One only has to look at any recent statement by a big gaming executive to see that the modern gaming industry is exploring any and all possible means of wringing more money out of consumers. Pushing microtransactions even in full-priced games, charging used game buyers for online access, and turning more and more things into paid DLC—all of these moves have created a lot of discussion and controversy in the gaming community.
There's another revenue-creating model that we're not discussing very much yet, but that I believe is poised to become mainstream in the near future: the introduction of gambling elements to in-game purchases. To be clear, I'm not talking about simulated gambling, where players use in-game currency to play casino games. I'm talking about paying actual currency for a chance to obtain a desired virtual item.
Gambling in games, particularly MMOs and social games, is currently more prevalent in Asia than in North America. It's become so commonplace in Japan that the government has stepped in to ban one of the more extreme forms of gambling for virtual items. That practice, called “complete gacha,” involved buying random in-game items via microtransactions. If players were able to collect particular sets of these mystery items, they'd be able to trade in those sets for an even-more-desirable item. It's not unlike playing the Monopoly game at McDonald's, except you're buying each game ticket instead of receiving it for free along with your Big Mac, and the game company isn't giving you information about the chance of collecting Park Place. Complete gacha was banned in Japan after a number of high-profile cases of young people racking up gigantic bills while attempting to collect item sets.
We haven't seen things like complete gacha in North America yet, but companies here have increasingly been experimenting with “mystery boxes,” usually found in MMOs and free-to-play games. These boxes tend to drop during normal gameplay, but can't be unlocked without a key, which must be purchased from a game's cash shop. Their contents are random, so the average mystery box contains ordinary items, but there's a chance for players to receive rare or valuable items from the box. Although the player is guaranteed some sort of item for opening the box, players who purchase mystery box keys are essentially gambling on the chance to obtain the rare item that they actually desire.
These boxes have been making their way into core games that have adopted a free-to-play or buy-to-play (buy the box, but play online for free) revenue model. Team Fortress 2 has mystery boxes in the form of Mann Co. Supply Crates, for example. Supply Crates drop cosmetic items like weapon and hat skins, but also have approximately a 1% chance to drop a rare hat that boasts special particle effects. As the ordinary items from these crates are usually available via other means while the rare hats are not, there's a definite sense that gambling on the chance to receive a rare drop is a primary reason for purchasing a Supply Crate key.
Why should gamers, particularly those who don't tend to be involved in the free-to-play market, care about the mystery box trend? One simply has to look at the now-ubiquitous DLC trend and how in-game microtransactions have moved from that market into core games like Dead Space 3 to see that companies are becoming increasingly comfortable with adding new ways to generate revenue into even full-price games. It's probably only a matter of time before mystery boxes and their ilk start showing up regularly in shooters and other core games.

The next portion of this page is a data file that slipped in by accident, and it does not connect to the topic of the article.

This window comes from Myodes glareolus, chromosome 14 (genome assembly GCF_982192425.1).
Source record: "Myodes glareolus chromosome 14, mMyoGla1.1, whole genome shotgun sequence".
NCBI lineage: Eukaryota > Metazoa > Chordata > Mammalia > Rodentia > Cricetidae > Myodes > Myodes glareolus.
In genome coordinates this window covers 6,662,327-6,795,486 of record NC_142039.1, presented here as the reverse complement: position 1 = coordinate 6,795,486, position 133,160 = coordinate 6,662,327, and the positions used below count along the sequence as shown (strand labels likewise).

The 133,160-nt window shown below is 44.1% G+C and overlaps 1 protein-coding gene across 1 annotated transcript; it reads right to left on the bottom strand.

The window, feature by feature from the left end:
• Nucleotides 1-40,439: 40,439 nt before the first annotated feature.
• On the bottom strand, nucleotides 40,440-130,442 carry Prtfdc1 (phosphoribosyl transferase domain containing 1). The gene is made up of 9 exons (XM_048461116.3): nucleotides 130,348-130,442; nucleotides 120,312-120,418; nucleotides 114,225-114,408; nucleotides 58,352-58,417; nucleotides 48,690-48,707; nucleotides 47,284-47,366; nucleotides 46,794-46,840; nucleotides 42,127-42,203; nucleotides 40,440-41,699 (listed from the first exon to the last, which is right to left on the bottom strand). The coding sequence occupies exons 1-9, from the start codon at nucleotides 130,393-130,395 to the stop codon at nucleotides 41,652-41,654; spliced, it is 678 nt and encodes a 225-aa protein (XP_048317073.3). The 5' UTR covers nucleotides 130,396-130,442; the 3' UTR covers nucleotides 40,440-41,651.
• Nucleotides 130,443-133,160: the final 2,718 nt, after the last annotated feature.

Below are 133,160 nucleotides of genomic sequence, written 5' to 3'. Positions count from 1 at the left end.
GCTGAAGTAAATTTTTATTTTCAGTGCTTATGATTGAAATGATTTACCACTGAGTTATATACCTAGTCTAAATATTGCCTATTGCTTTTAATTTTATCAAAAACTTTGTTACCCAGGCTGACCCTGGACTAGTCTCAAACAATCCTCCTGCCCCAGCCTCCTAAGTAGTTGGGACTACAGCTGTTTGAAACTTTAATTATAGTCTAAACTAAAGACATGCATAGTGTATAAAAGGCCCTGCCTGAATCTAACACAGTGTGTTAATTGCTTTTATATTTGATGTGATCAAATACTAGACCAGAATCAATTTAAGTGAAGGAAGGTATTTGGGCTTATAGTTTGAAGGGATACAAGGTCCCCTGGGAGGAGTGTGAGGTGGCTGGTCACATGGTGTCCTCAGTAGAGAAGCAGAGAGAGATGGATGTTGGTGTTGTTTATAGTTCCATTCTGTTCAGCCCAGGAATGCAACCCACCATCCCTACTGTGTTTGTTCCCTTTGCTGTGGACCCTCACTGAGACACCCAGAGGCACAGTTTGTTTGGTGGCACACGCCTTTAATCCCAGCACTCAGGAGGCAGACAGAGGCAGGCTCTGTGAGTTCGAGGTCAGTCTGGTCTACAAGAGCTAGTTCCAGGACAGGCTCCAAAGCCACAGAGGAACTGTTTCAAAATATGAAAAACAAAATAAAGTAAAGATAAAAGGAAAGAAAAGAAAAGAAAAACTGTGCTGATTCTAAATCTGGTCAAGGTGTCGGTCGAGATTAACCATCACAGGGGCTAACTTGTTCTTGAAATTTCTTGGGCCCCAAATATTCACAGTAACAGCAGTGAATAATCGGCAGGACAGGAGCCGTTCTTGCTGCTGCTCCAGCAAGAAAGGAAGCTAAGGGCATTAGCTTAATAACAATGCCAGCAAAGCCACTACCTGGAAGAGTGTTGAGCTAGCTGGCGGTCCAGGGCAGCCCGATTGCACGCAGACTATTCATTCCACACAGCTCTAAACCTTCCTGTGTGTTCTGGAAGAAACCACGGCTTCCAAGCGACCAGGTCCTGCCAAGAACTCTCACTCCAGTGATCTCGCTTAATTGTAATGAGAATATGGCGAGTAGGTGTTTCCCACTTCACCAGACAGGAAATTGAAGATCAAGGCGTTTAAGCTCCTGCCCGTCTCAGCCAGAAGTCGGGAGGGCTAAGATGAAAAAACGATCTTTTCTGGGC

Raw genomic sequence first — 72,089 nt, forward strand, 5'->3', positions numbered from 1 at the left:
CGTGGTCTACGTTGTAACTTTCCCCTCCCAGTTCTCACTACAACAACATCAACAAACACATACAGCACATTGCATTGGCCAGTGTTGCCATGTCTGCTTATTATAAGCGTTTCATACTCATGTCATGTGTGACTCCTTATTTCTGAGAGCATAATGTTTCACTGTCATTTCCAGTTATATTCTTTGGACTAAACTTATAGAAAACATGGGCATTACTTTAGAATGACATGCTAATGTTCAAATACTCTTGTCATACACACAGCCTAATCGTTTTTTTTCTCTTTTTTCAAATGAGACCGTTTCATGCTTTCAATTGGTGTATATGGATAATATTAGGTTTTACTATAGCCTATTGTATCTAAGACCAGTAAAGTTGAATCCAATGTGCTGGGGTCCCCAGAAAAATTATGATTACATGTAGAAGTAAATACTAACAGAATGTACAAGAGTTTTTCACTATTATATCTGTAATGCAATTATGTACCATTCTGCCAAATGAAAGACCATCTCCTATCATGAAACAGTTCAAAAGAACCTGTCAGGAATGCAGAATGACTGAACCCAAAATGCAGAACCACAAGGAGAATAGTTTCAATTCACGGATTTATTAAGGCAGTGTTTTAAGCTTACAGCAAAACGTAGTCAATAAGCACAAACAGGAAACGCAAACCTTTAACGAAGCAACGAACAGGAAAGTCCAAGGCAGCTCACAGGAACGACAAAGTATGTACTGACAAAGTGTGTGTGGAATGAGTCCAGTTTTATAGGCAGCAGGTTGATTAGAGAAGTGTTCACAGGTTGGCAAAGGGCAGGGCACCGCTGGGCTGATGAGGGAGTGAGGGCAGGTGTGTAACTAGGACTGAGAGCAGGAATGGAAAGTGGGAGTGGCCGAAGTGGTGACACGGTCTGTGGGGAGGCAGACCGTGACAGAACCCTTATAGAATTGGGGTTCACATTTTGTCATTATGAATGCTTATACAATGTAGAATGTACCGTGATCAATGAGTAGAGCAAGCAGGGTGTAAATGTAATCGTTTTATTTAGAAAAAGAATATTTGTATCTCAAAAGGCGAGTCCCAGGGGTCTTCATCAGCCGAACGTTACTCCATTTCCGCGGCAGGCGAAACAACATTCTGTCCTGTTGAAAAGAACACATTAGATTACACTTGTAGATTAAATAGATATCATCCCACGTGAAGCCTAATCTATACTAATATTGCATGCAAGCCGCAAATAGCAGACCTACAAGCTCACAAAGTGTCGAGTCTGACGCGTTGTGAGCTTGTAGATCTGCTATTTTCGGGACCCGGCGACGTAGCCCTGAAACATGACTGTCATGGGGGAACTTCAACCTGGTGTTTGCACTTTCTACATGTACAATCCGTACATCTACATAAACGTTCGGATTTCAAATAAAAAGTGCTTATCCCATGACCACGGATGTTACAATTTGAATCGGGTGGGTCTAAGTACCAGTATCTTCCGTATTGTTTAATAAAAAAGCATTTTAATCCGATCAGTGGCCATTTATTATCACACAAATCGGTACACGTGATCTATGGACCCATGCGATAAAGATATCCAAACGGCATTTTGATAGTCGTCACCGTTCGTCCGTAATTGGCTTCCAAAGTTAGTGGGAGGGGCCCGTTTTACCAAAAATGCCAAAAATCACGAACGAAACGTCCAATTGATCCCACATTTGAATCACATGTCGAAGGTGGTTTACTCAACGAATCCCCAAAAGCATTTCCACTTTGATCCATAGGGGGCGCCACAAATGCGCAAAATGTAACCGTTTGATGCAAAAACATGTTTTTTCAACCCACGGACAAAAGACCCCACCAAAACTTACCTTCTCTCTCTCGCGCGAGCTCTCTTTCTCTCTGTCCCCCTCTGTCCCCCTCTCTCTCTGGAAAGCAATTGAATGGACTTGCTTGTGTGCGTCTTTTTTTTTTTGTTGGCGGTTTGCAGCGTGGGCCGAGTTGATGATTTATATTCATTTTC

As with all optional purchases, mystery boxes and other incentives to make gambling-style purchases can certainly be ignored. However, like the microtransactions in social games, these items have an effect both on the people who purchase them and those who don't. Players who are sucked into spending lots of money gambling for rare mystery box items suffer financially, and no player has a guarantee of obtaining those items at a reasonable price. Just as regular microtransactions take items that were previously available as bonuses for skilled players and put them behind a cash purchase, mystery boxes take those same items and make them unavailable even as direct purchases.
Mystery boxes may be legal, (though they might not stand up in court in all countries—particularly when available in games rated for children or teens) but they are certainly on shaky ethical ground. This is particularly true because unlike regulated lotteries or raffles, companies don't publish the chances of obtaining any particular mystery box item. Combine that with the fact that some companies place items that are available for a limited time as rare mystery box items, and vulnerable groups of people are at risk for binge spending on mystery box keys. In fact, by placing an item in a mystery box rather than making it available for direct purchase, companies are making a conscious choice to seek out a smaller number of binge spenders instead of a larger number of small direct purchasers.
I'm not optimistic that those of us who find mystery boxes and other kinds of real-money gambling distasteful can do much about their proliferation in games. There will unfortunately always be a small number of people who fall for these schemes, and apparently companies are happy to milk those people for all they're worth. At the very least, we as individual gamers can educate ourselves, watch out for gambling-style schemes in games, and spend our pocket money on more worthwhile things (like new games!) rather than gambling for a chance at a shiny virtual item.
Date: April 11, 2013